Contemplative Prayer in Christianity
Grapes on a Vine, Japan, 1800–1870. Library of Congress #2009630321
In this seminar, students read six books, and then read them again, in an attempt to deepen their understanding, to find out what the books have to say to each other, and to experience reading and rereading as contemplative practices themselves.
Evagrius Ponticus (trans. John Eudes Bamberger, OCSO; Cistercian Publications, 1972)
In his Chapters on Prayer, the fourth-century philosopher and ascetic Evagrius Ponticus places prayer at the heart of Christian life and identifies prayer with contemplation. “Prayer,” Evagrius wrote, “is a continual intercourse of the spirit with God” and the mark of a theologian. “If you are a theologian,” he famously wrote, “you truly pray. If you truly pray, you are a theologian.”
Anonymous (trans. A. C. Spearing; Penguin, 2001)
This fourteenth-century classic teaches prayer as a practice of seeking God in the darkness of God’s unknowability. Choose a word of one syllable, like “love” or “God,” the anonymous author teaches, and use that word to try to pierce the cloud of unknowing where God dwells.
Teresa of Avila (trans. Kieran Kavanagh, O.C.D., and Otilio Rodriguez, O.C.D.; Paulist Press, 1979)
Teresa of Avila’s masterpiece imagines human interiority as a palace of many rooms, at the center of which God dwells. Making the journey through one’s interior castle toward greater intimacy with God is an exercise of freedom for Teresa—“without permission from the prioress,” she tells her nuns, “you can enter and take a walk through it at any time.”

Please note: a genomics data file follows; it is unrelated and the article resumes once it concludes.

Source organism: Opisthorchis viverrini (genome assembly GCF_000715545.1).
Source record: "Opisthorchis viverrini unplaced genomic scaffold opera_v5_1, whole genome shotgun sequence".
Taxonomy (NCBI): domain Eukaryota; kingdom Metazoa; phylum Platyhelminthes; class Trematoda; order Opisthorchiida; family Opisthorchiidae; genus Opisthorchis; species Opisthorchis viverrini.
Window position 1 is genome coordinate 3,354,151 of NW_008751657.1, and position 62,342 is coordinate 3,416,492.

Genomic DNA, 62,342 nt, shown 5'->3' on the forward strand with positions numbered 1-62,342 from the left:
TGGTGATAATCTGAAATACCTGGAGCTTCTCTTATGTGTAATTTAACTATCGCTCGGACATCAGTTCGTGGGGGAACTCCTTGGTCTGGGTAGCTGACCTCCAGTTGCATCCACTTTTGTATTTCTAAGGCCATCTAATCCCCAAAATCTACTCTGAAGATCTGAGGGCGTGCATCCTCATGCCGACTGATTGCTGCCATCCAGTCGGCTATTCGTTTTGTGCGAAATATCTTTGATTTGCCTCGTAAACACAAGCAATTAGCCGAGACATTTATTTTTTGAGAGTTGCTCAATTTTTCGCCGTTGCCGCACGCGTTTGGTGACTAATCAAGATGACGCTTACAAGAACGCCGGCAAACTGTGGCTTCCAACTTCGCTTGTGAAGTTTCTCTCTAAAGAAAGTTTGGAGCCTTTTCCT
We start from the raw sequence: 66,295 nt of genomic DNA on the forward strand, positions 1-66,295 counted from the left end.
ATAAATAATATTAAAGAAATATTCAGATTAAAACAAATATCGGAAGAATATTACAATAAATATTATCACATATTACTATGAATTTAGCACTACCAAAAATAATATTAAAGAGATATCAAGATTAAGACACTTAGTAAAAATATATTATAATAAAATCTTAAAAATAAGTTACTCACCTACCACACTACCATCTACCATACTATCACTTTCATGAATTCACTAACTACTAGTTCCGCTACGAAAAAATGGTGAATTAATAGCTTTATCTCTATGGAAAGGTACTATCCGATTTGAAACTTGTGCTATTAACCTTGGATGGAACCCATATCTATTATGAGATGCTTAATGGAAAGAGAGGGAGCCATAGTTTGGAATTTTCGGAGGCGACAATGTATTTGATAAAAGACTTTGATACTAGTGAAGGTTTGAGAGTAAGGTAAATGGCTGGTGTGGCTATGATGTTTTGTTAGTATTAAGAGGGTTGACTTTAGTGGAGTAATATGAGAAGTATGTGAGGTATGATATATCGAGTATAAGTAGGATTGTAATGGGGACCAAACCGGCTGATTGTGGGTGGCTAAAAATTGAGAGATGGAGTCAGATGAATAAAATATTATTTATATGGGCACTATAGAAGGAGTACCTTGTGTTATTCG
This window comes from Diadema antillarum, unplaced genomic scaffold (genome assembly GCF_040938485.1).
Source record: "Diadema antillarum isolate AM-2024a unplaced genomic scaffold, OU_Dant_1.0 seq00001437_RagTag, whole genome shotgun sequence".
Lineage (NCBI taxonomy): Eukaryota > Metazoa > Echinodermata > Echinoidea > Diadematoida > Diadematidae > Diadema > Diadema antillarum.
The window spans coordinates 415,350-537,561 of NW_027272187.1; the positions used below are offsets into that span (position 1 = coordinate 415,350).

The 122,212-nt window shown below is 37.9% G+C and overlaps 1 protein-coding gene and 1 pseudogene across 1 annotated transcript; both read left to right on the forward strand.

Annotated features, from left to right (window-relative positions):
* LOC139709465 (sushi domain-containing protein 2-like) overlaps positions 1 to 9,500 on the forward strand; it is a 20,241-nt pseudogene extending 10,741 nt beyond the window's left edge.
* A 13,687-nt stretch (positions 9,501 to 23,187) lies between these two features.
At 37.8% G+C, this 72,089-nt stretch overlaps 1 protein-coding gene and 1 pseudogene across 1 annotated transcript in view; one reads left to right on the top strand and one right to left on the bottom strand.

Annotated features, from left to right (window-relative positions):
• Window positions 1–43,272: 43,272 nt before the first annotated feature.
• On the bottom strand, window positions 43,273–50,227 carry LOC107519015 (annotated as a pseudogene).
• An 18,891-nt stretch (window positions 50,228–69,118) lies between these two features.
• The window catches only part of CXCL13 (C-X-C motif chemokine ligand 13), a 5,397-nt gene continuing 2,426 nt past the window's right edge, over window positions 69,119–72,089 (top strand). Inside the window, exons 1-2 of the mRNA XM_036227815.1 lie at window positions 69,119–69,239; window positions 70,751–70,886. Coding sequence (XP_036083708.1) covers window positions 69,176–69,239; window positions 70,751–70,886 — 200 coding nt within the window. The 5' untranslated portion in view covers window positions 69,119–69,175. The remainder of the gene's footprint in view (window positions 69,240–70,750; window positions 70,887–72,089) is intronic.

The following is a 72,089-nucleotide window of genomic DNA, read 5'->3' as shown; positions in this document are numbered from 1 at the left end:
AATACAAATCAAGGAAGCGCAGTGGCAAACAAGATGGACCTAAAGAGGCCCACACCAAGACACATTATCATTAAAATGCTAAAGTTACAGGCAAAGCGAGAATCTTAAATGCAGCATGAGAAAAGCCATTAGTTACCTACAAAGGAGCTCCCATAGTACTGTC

Simone Weil (trans. Emma Craufurd; G.P. Putnam’s Sons, 1951)
Twentieth-century philosopher Simone Weil describes her vocation as lived at the intersection of everything that is Christianity and everything that is not. The essay “Reflections on the Right Use of School Studies with a View to the Love of God” develops her idea of prayer as a practice of attention that can be nurtured through study. It is an “experimental certainty,” she says, that study can sharpen our capacity to be present to God and to our suffering neighbor.
Howard Thurman (Friends United Press, 1963)
Philosopher, pastor, and theologian Howard Thurman, whose work deeply impacted the civil rights movement, offers a powerful account of the practices of commitment, growth, suffering, prayer, and reconciliation in human life. For him, prayer was the movement of the heart toward God—“God in the heart sharing its life with God the Creator of all.” The life of prayer creates a shareable “atmosphere” and strengthens our capacity to resist violence and dehumanization.
Thomas Merton (New Directions, 1961)
Like Thurman, Trappist monk, writer, and contemplative activist Thomas Merton describes contemplation as “life itself, fully awake, fully active, fully aware that it is alive.” This collection of meditations on and from the contemplative life offer a portrait of faith as a living and dynamic process by which the unknown is not solved but rather incorporated into our everyday lives.